Sleep Variability Among Older Adults With Insomnia: Associations With Sleep Quality and Cardiometabolic Disease Risk

Kelly Glazer Baron*, Kathryn J. Reid, Roneil G. Malkani, Joseph Kang, Phyllis C. Zee

*Corresponding author for this work

Research output: Contribution to journalArticlepeer-review

15 Scopus citations

Abstract

Sleep variability has been linked to poor subjective sleep quality, but few studies have investigated effects on physical health. In this study, we evaluated cross sectional associations and change over time in objective sleep variability of adults with insomnia and short sleep duration who were participating in a non-pharmacologic intervention study. Results indicated greater variability in objective sleep measures were associated with poorer subjective sleep quality (p < 0.05). Higher sleep duration variability was associated with higher HbA1c (p < 0.01) and sleep onset time variability was associated with higher BMI (p < 0.05). Sleep efficiency and WASO variability decreased with intervention (p < 0.05). These results indicate that objective sleep variability may be an important feature for the assessment of insomnia outcomes.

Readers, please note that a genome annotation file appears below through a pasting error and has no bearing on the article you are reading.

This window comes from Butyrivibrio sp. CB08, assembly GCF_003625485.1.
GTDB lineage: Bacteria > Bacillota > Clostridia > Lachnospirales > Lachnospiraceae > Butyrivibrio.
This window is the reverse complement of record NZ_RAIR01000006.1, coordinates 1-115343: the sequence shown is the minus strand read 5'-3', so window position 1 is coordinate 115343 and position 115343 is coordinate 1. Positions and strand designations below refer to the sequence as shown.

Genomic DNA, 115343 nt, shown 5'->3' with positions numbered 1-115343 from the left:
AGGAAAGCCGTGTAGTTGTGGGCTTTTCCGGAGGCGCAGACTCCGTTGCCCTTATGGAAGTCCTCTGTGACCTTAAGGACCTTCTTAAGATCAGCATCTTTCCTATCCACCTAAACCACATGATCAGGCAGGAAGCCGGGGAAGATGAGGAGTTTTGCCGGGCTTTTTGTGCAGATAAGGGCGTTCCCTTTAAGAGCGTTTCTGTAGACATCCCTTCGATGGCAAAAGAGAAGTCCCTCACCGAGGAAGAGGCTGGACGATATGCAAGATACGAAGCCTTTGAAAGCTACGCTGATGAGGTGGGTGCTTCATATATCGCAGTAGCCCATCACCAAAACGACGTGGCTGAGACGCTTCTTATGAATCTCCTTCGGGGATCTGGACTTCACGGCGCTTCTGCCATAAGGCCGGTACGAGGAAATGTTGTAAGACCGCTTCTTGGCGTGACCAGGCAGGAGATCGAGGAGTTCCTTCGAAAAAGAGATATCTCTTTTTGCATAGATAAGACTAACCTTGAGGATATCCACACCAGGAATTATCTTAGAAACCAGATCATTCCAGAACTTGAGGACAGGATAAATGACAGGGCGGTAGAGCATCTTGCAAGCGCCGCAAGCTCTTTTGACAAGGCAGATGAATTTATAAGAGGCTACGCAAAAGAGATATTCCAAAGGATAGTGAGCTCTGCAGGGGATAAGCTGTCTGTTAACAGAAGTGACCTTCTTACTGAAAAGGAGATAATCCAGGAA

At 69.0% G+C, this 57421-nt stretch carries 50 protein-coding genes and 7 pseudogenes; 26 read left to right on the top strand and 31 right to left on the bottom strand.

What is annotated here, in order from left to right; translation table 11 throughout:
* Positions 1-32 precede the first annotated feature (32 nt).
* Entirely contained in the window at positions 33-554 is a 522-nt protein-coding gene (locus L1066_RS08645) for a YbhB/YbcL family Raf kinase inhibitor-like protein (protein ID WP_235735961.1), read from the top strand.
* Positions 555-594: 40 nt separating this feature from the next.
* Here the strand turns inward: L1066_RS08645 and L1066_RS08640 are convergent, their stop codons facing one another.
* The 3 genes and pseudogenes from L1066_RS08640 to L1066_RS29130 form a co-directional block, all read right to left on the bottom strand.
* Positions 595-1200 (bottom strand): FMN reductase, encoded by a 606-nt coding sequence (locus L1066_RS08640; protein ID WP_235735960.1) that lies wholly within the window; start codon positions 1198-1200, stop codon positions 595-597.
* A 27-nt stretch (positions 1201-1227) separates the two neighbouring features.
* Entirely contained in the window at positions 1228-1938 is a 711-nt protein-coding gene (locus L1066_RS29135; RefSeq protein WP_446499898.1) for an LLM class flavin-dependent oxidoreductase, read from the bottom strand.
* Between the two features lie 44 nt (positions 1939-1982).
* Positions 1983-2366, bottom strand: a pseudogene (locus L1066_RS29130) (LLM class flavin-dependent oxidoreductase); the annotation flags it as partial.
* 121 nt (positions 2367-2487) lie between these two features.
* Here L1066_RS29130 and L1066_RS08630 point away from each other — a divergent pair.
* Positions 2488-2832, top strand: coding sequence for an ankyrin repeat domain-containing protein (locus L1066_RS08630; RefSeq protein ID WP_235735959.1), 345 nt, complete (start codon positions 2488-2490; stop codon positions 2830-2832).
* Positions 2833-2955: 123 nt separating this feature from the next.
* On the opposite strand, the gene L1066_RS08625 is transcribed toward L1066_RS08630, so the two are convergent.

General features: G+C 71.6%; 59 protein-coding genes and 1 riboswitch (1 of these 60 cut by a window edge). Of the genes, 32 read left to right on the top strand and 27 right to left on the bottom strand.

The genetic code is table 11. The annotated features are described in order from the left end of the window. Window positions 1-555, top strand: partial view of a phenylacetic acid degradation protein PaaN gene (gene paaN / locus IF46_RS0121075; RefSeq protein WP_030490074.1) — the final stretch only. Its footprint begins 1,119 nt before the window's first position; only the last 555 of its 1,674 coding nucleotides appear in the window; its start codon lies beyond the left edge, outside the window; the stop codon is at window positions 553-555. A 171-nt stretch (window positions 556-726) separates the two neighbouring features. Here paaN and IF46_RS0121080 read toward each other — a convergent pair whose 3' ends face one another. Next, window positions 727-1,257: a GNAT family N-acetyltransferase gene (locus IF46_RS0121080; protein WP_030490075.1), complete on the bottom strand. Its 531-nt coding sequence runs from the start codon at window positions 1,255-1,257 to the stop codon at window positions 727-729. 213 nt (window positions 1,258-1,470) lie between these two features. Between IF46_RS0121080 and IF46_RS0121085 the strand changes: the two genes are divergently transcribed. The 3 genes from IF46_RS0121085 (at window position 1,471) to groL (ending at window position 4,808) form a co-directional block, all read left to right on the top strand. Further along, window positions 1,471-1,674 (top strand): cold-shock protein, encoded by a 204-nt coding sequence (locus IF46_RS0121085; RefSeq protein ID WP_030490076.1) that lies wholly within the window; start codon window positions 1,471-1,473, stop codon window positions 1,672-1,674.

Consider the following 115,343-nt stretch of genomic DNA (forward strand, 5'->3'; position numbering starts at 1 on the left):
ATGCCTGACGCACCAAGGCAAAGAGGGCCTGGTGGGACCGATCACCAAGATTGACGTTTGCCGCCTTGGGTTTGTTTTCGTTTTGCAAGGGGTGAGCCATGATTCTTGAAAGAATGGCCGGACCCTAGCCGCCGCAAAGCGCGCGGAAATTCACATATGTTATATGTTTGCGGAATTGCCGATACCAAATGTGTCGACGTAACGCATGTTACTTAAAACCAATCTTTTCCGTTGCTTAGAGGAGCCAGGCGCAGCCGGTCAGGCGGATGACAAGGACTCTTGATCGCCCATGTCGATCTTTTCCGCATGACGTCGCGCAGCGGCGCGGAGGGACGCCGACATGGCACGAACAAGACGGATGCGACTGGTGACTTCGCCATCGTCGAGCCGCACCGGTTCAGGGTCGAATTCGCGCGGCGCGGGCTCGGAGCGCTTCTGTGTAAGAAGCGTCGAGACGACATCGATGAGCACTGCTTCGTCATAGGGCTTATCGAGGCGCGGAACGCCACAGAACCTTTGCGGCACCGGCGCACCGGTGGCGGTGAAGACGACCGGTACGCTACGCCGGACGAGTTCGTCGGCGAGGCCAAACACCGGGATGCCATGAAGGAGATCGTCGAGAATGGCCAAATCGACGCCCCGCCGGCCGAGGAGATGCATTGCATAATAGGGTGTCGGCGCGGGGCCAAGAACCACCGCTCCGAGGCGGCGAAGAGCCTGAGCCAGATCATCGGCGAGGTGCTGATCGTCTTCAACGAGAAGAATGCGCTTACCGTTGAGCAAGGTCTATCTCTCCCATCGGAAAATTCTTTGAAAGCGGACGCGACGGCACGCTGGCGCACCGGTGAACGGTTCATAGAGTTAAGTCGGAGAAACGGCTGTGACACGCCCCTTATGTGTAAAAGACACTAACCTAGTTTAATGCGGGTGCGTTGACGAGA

Original languageEnglish (US)
Pages (from-to)144-157
Number of pages14
JournalBehavioral sleep medicine
Volume15
Issue number2
DOIs
StatePublished - Mar 4 2017

ASJC Scopus subject areas

  • Neuroscience (miscellaneous)
  • Medicine (miscellaneous)
  • Psychology (miscellaneous)
  • Clinical Neurology

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